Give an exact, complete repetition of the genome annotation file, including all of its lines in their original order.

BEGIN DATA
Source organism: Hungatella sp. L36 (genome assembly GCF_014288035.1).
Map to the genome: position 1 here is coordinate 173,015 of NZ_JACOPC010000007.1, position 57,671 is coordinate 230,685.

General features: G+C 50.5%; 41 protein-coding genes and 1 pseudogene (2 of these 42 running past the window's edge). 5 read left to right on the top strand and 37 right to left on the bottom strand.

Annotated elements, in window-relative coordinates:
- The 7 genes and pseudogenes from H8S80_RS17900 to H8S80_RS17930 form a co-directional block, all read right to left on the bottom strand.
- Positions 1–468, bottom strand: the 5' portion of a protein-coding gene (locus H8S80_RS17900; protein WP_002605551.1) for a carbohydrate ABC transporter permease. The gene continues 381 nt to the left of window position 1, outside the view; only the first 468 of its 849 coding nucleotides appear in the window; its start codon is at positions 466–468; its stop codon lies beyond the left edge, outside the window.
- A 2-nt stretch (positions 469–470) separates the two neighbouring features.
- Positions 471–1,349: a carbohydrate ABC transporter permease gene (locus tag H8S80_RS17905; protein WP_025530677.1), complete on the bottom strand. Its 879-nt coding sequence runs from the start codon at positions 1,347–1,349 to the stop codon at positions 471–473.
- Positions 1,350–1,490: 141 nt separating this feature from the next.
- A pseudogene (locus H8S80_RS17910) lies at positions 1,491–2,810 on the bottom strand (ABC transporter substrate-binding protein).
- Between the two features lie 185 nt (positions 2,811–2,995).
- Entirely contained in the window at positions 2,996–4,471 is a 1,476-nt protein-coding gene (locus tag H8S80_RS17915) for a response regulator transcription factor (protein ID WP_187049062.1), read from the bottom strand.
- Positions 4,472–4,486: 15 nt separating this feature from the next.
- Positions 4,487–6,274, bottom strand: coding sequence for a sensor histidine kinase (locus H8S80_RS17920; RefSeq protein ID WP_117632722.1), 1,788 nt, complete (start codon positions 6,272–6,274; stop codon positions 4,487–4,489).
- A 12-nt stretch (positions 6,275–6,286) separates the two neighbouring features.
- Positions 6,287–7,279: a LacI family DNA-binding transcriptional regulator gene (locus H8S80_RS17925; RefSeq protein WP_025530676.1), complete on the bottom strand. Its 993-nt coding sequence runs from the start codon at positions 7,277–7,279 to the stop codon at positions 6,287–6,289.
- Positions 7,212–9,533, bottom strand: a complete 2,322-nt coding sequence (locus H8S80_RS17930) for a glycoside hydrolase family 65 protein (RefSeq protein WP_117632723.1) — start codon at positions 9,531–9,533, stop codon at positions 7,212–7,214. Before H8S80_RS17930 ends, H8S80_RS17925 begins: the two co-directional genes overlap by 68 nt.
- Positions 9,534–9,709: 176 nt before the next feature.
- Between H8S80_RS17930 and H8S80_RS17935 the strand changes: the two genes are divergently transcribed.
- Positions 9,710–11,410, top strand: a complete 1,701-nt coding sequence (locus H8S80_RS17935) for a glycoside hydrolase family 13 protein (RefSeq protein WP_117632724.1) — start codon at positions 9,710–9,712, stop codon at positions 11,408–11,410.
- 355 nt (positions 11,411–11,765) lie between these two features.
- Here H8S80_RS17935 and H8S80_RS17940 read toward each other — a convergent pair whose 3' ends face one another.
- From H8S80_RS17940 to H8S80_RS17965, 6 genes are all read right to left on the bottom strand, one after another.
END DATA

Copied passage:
Source organism: Hungatella sp. L36 (genome assembly GCF_014288035.1).
Map to the genome: position 1 here is coordinate 173,015 of NZ_JACOPC010000007.1, position 57,671 is coordinate 230,685.

General features: G+C 50.5%; 41 protein-coding genes and 1 pseudogene (2 of these 42 running past the window's edge). 5 read left to right on the top strand and 37 right to left on the bottom strand.

Annotated elements, in window-relative coordinates:
- The 7 genes and pseudogenes from H8S80_RS17900 to H8S80_RS17930 form a co-directional block, all read right to left on the bottom strand.
- Positions 1–468, bottom strand: the 5' portion of a protein-coding gene (locus H8S80_RS17900; protein WP_002605551.1) for a carbohydrate ABC transporter permease. The gene continues 381 nt to the left of window position 1, outside the view; only the first 468 of its 849 coding nucleotides appear in the window; its start codon is at positions 466–468; its stop codon lies beyond the left edge, outside the window.
- A 2-nt stretch (positions 469–470) separates the two neighbouring features.
- Positions 471–1,349: a carbohydrate ABC transporter permease gene (locus tag H8S80_RS17905; protein WP_025530677.1), complete on the bottom strand. Its 879-nt coding sequence runs from the start codon at positions 1,347–1,349 to the stop codon at positions 471–473.
- Positions 1,350–1,490: 141 nt separating this feature from the next.
- A pseudogene (locus H8S80_RS17910) lies at positions 1,491–2,810 on the bottom strand (ABC transporter substrate-binding protein).
- Between the two features lie 185 nt (positions 2,811–2,995).
- Entirely contained in the window at positions 2,996–4,471 is a 1,476-nt protein-coding gene (locus tag H8S80_RS17915) for a response regulator transcription factor (protein ID WP_187049062.1), read from the bottom strand.
- Positions 4,472–4,486: 15 nt separating this feature from the next.
- Positions 4,487–6,274, bottom strand: coding sequence for a sensor histidine kinase (locus H8S80_RS17920; RefSeq protein ID WP_117632722.1), 1,788 nt, complete (start codon positions 6,272–6,274; stop codon positions 4,487–4,489).
- A 12-nt stretch (positions 6,275–6,286) separates the two neighbouring features.
- Positions 6,287–7,279: a LacI family DNA-binding transcriptional regulator gene (locus H8S80_RS17925; RefSeq protein WP_025530676.1), complete on the bottom strand. Its 993-nt coding sequence runs from the start codon at positions 7,277–7,279 to the stop codon at positions 6,287–6,289.
- Positions 7,212–9,533, bottom strand: a complete 2,322-nt coding sequence (locus H8S80_RS17930) for a glycoside hydrolase family 65 protein (RefSeq protein WP_117632723.1) — start codon at positions 9,531–9,533, stop codon at positions 7,212–7,214. Before H8S80_RS17930 ends, H8S80_RS17925 begins: the two co-directional genes overlap by 68 nt.
- Positions 9,534–9,709: 176 nt before the next feature.
- Between H8S80_RS17930 and H8S80_RS17935 the strand changes: the two genes are divergently transcribed.
- Positions 9,710–11,410, top strand: a complete 1,701-nt coding sequence (locus H8S80_RS17935) for a glycoside hydrolase family 13 protein (RefSeq protein WP_117632724.1) — start codon at positions 9,710–9,712, stop codon at positions 11,408–11,410.
- 355 nt (positions 11,411–11,765) lie between these two features.
- Here H8S80_RS17935 and H8S80_RS17940 read toward each other — a convergent pair whose 3' ends face one another.
- From H8S80_RS17940 to H8S80_RS17965, 6 genes are all read right to left on the bottom strand, one after another.